Food sales are up 20% since lockdown but alcohol sales are up by 22%. This probably isn’t too surprising as none of us are eating and drinking out.

The problem with drinking is that being locked down is rather like being in a holiday cottage albeit with your own back garden. So we’ve started out drinking as we would on holiday e.g. every day. That’s probably not advisable long term but having a drink has sort of become a crucial end-of-the-work-day marking point.

On the food front people stockpiling the cheap stuff has driven us up market e.g. I couldn’t get any chicken, so I bought duck. I couldn’t get any beef mince, so I had to buy fillet steak. That said I couldn’t get brown rice and had to slum it with white. Does Duck even go with white rice?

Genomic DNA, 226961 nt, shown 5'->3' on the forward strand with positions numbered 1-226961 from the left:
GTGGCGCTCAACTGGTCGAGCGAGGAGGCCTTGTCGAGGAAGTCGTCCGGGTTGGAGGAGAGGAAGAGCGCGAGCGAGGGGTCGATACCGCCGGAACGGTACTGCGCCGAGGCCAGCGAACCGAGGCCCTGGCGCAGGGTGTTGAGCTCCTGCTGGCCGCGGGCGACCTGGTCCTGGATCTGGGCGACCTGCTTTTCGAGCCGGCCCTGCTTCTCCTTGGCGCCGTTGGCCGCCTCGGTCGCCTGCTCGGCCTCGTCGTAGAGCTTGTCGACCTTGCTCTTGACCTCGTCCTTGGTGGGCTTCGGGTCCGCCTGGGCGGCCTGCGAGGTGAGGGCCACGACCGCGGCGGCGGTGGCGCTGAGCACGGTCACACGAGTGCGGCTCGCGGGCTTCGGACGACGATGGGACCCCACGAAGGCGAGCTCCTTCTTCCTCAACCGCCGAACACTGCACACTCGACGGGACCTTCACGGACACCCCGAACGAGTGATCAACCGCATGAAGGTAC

Still no eggs nor pitta bread.  

Thursday is the second NHS clap but we miss Jay’s quiz and watch it on Friday instead as the Parkrun quiz moves back to Saturday.

Friday is our ‘keep the economy going' day but to our horror we find both the Park Tandoori and the Savera now shut. In fact the options to get a curry delivered are very slim. One name does stand out and that’s Anoki who are offering 20% off and free delivery. Better than that our order arrives with complementary poppadums and a pickle tray. Such acts of kindness will not be forgotten once the world is back spinning.

(Saturday 4th April)